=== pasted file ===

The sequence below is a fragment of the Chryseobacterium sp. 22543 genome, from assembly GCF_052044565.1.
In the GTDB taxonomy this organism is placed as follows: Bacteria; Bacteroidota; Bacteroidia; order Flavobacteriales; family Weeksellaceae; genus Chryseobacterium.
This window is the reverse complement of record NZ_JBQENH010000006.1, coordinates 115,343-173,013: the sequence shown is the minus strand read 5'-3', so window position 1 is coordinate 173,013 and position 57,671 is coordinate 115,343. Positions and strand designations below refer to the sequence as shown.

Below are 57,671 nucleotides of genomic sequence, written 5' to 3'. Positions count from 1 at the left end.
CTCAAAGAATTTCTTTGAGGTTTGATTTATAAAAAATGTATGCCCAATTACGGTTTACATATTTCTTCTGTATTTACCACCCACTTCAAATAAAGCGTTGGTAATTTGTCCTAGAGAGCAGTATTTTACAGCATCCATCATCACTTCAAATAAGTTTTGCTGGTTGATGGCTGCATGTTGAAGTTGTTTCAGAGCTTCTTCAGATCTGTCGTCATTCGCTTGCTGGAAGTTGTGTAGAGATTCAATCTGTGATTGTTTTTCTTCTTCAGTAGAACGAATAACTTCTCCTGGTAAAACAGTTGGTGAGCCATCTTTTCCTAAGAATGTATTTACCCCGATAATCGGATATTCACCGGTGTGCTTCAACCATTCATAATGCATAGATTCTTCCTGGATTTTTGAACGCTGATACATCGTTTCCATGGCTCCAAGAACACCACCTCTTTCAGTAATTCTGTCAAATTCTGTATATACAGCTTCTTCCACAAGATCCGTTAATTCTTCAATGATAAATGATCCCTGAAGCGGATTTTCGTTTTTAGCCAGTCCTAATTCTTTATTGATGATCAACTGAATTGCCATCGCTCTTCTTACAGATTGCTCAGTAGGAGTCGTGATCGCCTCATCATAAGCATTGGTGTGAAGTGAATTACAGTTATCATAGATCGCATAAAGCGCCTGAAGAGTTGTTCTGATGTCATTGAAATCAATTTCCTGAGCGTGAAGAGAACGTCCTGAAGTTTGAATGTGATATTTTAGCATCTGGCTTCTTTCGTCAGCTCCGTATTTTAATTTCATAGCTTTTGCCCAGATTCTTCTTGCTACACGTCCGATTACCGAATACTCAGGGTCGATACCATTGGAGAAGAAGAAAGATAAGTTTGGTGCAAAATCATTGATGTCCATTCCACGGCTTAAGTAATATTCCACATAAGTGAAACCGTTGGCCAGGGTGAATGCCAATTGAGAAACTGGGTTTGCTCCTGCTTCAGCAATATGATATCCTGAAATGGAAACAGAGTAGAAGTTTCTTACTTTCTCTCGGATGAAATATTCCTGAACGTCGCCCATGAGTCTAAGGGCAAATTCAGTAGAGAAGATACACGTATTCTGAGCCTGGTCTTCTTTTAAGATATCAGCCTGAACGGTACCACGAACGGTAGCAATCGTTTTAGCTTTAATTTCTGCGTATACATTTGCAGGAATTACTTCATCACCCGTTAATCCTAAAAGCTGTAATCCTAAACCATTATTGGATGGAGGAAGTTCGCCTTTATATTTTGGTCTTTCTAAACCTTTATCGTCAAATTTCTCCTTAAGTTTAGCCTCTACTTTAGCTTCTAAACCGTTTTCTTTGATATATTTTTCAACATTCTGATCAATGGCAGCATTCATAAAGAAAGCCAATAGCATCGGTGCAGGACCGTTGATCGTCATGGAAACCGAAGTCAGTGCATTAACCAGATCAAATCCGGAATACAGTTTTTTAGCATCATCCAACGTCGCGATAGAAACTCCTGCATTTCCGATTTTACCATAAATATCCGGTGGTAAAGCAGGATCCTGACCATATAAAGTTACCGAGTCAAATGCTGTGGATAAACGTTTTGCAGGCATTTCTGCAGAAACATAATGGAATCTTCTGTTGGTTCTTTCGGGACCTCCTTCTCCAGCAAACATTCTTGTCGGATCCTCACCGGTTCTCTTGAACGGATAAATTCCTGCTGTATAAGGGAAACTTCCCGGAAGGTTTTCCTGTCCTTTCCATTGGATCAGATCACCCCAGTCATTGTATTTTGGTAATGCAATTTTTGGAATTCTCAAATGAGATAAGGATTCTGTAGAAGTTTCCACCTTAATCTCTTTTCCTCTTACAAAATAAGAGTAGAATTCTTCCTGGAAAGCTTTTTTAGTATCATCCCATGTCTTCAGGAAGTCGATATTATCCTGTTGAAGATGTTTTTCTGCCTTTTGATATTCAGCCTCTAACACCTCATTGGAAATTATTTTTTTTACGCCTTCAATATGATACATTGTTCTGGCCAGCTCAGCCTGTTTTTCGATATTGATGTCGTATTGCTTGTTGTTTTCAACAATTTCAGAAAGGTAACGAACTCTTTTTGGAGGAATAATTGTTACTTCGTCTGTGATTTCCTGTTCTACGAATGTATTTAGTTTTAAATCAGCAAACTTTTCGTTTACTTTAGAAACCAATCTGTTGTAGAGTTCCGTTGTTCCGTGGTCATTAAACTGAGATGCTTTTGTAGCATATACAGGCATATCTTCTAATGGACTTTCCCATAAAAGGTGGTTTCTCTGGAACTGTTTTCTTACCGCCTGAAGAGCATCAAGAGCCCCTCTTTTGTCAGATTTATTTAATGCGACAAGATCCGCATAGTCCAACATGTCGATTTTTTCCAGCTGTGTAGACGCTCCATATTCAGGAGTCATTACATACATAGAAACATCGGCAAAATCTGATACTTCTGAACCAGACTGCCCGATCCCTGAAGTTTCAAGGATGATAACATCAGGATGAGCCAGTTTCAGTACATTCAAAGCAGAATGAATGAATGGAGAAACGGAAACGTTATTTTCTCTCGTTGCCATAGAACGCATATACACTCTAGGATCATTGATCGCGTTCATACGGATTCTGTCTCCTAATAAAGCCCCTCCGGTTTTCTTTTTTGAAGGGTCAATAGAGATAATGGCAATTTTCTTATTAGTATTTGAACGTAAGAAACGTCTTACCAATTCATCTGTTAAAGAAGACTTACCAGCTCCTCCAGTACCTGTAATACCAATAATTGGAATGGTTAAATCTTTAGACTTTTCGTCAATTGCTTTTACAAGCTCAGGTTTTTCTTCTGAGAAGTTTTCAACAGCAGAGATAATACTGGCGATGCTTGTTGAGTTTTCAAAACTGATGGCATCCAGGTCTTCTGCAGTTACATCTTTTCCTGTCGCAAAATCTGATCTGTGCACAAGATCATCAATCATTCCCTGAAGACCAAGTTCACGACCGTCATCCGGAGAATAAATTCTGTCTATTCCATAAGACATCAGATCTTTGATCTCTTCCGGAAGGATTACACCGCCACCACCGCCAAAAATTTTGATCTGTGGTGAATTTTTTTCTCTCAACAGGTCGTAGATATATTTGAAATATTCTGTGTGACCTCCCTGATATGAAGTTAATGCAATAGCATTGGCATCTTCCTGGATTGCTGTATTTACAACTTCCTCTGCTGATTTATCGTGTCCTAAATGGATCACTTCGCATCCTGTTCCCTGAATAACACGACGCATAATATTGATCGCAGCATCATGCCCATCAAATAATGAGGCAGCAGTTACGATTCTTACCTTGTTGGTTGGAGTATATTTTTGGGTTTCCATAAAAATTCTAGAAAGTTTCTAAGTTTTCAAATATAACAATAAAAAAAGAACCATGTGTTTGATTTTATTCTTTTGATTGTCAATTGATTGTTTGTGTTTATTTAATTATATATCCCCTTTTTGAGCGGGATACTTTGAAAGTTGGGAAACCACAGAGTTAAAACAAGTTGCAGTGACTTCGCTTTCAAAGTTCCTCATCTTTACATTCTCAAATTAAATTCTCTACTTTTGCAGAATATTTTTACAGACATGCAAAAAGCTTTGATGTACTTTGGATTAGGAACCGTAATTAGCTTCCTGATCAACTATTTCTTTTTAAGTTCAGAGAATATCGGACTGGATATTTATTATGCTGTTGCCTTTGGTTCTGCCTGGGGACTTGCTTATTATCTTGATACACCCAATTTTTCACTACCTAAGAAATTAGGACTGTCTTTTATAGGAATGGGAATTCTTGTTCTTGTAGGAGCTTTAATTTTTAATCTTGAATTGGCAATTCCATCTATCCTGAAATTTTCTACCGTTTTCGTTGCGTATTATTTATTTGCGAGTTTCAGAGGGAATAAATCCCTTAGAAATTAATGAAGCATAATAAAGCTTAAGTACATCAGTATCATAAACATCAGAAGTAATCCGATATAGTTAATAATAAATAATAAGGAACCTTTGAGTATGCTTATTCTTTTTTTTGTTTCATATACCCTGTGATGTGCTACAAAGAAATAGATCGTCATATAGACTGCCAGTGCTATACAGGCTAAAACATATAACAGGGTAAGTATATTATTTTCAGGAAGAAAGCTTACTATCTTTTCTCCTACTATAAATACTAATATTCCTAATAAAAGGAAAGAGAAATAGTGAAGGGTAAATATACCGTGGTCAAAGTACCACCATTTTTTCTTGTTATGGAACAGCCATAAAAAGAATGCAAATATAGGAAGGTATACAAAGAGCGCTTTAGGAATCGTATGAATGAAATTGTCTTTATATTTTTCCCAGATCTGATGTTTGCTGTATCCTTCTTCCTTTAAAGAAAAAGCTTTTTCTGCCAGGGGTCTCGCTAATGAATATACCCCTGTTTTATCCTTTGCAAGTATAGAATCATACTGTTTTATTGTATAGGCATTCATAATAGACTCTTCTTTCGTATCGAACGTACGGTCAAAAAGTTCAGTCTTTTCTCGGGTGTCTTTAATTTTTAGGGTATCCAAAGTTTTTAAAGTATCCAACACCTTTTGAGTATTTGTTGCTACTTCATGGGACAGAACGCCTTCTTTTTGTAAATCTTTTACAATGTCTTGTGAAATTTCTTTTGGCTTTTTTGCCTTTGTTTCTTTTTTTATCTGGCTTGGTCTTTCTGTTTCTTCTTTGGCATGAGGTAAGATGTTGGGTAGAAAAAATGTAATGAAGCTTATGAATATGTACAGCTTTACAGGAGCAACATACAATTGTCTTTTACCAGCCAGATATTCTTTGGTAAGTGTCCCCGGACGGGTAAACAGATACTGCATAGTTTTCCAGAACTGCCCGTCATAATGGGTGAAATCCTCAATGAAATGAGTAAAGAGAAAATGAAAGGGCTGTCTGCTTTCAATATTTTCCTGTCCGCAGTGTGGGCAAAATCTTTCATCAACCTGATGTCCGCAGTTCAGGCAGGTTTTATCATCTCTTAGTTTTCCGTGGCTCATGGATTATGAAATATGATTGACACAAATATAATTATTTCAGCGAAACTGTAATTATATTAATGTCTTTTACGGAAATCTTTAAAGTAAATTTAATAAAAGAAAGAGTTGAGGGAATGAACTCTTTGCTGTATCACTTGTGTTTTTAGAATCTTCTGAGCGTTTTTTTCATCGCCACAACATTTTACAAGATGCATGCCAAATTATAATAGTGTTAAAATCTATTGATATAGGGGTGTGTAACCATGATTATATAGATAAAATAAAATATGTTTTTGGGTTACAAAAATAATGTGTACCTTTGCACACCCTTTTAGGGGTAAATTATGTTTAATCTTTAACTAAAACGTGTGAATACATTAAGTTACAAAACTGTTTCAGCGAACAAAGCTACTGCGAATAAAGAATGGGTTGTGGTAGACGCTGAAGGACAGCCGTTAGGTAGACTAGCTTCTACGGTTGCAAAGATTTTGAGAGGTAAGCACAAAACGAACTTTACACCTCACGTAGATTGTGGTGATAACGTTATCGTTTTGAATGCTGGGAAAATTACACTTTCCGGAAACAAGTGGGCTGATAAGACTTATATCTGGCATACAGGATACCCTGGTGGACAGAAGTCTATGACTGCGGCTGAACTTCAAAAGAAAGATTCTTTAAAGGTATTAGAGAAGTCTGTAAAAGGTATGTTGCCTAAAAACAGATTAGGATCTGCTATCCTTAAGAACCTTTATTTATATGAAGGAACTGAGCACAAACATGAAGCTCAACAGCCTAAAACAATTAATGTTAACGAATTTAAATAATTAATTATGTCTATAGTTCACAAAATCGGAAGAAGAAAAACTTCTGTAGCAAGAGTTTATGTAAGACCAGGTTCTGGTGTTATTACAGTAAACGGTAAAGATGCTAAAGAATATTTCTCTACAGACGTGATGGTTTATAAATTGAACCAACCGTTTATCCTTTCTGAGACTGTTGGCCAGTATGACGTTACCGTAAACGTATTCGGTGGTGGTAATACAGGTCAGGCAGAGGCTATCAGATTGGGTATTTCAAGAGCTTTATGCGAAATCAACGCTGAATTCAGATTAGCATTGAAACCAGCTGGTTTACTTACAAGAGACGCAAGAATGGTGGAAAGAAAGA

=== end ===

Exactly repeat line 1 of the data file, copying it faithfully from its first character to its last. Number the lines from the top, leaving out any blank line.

The sequence below is a fragment of the Chryseobacterium sp. 22543 genome, from assembly GCF_052044565.1.